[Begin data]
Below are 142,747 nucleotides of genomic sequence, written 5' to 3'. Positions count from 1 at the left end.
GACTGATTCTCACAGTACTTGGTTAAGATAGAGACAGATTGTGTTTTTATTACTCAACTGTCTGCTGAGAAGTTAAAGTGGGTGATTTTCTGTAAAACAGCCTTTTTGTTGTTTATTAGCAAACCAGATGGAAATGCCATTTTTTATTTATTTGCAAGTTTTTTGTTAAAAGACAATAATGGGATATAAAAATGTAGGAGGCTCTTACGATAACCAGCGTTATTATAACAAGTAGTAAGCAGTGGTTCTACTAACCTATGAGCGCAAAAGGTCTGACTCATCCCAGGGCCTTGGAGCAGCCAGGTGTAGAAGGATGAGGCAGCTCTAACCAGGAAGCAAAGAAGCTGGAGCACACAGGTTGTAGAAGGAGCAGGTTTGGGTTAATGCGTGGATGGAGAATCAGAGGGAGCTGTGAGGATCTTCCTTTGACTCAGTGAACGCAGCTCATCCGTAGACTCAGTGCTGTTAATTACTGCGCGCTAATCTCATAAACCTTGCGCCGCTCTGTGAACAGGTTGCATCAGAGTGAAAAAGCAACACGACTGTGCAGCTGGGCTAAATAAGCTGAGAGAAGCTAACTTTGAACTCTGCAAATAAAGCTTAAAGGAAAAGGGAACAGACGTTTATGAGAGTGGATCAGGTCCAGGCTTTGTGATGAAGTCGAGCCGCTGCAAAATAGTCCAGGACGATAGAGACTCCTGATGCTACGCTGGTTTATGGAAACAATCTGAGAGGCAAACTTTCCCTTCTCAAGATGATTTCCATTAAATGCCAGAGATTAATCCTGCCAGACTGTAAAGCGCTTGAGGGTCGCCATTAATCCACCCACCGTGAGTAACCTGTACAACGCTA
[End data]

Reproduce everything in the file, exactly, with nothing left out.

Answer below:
Below are 142,747 nucleotides of genomic sequence, written 5' to 3'. Positions count from 1 at the left end.
GACTGATTCTCACAGTACTTGGTTAAGATAGAGACAGATTGTGTTTTTATTACTCAACTGTCTGCTGAGAAGTTAAAGTGGGTGATTTTCTGTAAAACAGCCTTTTTGTTGTTTATTAGCAAACCAGATGGAAATGCCATTTTTTATTTATTTGCAAGTTTTTTGTTAAAAGACAATAATGGGATATAAAAATGTAGGAGGCTCTTACGATAACCAGCGTTATTATAACAAGTAGTAAGCAGTGGTTCTACTAACCTATGAGCGCAAAAGGTCTGACTCATCCCAGGGCCTTGGAGCAGCCAGGTGTAGAAGGATGAGGCAGCTCTAACCAGGAAGCAAAGAAGCTGGAGCACACAGGTTGTAGAAGGAGCAGGTTTGGGTTAATGCGTGGATGGAGAATCAGAGGGAGCTGTGAGGATCTTCCTTTGACTCAGTGAACGCAGCTCATCCGTAGACTCAGTGCTGTTAATTACTGCGCGCTAATCTCATAAACCTTGCGCCGCTCTGTGAACAGGTTGCATCAGAGTGAAAAAGCAACACGACTGTGCAGCTGGGCTAAATAAGCTGAGAGAAGCTAACTTTGAACTCTGCAAATAAAGCTTAAAGGAAAAGGGAACAGACGTTTATGAGAGTGGATCAGGTCCAGGCTTTGTGATGAAGTCGAGCCGCTGCAAAATAGTCCAGGACGATAGAGACTCCTGATGCTACGCTGGTTTATGGAAACAATCTGAGAGGCAAACTTTCCCTTCTCAAGATGATTTCCATTAAATGCCAGAGATTAATCCTGCCAGACTGTAAAGCGCTTGAGGGTCGCCATTAATCCACCCACCGTGAGTAACCTGTACAACGCTA